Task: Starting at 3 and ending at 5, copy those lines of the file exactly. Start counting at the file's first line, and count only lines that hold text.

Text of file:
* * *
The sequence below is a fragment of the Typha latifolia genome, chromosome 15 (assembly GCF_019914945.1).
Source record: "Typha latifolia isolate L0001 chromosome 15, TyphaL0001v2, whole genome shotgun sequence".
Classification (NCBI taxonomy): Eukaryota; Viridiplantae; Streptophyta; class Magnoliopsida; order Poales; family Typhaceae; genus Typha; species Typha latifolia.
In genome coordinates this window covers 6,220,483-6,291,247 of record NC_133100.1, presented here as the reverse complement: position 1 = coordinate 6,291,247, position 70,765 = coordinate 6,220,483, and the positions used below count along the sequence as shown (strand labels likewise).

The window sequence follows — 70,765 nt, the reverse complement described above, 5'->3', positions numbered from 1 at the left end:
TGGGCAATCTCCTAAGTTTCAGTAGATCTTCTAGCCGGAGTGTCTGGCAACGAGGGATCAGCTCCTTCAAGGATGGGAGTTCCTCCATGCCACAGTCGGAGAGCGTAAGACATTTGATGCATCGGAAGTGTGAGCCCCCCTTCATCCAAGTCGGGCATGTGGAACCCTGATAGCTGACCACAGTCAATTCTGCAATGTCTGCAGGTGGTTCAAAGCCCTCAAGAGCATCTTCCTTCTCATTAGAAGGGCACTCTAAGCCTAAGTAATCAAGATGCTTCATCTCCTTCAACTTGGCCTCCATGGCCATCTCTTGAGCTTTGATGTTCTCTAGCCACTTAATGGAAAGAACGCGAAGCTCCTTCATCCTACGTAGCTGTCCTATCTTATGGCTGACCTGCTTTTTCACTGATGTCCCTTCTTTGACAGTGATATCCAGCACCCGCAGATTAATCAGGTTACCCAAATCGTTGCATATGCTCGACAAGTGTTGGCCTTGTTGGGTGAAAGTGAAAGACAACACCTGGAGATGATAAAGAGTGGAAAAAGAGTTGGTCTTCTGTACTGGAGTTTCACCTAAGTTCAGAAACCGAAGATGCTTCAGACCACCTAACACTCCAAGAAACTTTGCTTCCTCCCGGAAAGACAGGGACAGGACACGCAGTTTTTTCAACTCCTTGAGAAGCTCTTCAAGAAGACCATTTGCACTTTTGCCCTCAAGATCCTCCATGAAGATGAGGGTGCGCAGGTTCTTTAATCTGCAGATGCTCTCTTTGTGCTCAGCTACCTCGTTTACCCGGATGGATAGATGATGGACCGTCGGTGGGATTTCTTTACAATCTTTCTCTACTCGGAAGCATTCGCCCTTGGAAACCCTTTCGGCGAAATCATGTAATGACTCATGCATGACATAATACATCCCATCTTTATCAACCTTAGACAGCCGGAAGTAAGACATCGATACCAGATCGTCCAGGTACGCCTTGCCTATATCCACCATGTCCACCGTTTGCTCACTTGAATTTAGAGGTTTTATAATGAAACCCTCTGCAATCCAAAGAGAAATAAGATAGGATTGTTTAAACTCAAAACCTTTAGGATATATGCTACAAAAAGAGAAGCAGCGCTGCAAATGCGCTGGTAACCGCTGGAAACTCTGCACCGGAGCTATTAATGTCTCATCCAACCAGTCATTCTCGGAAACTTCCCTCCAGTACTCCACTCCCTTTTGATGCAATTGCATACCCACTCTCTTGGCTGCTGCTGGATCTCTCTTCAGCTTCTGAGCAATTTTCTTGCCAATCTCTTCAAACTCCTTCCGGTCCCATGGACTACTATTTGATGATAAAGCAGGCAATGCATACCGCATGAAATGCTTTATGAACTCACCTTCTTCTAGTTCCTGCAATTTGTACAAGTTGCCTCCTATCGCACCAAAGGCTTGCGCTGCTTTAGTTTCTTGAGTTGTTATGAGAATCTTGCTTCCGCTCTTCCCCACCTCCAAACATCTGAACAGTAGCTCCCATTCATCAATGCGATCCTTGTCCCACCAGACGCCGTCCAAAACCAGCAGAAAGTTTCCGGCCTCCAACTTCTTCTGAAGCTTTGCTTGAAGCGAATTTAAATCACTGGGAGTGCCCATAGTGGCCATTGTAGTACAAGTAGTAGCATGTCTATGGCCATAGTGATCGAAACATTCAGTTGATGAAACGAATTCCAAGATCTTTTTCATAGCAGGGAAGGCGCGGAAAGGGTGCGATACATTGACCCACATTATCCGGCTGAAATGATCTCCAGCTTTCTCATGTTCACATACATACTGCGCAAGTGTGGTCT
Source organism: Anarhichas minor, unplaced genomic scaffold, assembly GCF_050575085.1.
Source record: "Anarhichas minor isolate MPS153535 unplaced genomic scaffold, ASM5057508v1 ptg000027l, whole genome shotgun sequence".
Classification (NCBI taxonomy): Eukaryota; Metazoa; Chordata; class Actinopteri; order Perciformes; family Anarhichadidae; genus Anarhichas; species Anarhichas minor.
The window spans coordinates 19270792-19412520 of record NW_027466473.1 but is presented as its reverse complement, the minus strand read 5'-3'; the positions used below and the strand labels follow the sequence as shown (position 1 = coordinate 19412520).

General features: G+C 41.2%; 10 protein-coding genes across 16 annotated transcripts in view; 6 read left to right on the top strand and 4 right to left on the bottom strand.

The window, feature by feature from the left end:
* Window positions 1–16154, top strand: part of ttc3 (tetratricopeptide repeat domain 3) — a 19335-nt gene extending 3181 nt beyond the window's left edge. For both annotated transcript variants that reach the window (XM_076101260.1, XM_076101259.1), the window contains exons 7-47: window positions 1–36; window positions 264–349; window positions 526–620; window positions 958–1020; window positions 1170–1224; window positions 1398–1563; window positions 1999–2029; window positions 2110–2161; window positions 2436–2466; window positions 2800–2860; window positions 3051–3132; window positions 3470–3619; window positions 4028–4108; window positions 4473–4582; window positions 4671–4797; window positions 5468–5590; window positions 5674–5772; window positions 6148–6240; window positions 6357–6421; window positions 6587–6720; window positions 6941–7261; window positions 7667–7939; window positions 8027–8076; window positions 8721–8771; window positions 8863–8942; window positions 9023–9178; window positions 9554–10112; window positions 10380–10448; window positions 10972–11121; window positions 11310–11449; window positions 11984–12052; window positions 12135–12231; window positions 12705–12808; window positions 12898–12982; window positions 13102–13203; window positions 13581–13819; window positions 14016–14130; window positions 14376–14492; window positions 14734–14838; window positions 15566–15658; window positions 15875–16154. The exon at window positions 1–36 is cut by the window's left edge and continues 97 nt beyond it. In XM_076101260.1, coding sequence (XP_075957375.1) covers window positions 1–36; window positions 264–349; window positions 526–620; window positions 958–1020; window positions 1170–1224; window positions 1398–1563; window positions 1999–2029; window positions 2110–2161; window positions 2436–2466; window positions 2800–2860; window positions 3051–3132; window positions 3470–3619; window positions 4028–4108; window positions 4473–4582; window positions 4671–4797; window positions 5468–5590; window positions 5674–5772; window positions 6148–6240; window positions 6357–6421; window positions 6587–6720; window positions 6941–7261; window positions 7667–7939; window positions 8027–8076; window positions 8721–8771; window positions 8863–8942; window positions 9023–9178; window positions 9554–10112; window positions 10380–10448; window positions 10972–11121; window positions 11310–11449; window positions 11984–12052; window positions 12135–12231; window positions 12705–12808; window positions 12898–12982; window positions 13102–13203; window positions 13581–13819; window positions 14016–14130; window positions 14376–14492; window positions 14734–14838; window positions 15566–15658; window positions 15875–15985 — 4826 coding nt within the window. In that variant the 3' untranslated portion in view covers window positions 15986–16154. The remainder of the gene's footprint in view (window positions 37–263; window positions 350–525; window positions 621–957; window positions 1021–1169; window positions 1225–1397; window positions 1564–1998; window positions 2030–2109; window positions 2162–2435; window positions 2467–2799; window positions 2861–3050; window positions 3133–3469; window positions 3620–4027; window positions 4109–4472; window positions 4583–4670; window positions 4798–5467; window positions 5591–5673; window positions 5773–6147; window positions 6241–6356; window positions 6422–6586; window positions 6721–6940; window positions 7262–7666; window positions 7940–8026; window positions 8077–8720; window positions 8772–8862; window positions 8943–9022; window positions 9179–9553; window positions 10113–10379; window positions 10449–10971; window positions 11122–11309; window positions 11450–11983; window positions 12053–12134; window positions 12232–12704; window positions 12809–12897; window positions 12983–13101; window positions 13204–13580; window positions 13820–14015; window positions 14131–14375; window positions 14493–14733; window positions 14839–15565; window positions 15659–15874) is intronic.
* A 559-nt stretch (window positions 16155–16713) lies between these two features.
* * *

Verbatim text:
Classification (NCBI taxonomy): Eukaryota; Viridiplantae; Streptophyta; class Magnoliopsida; order Poales; family Typhaceae; genus Typha; species Typha latifolia.
In genome coordinates this window covers 6,220,483-6,291,247 of record NC_133100.1, presented here as the reverse complement: position 1 = coordinate 6,291,247, position 70,765 = coordinate 6,220,483, and the positions used below count along the sequence as shown (strand labels likewise).

The window sequence follows — 70,765 nt, the reverse complement described above, 5'->3', positions numbered from 1 at the left end: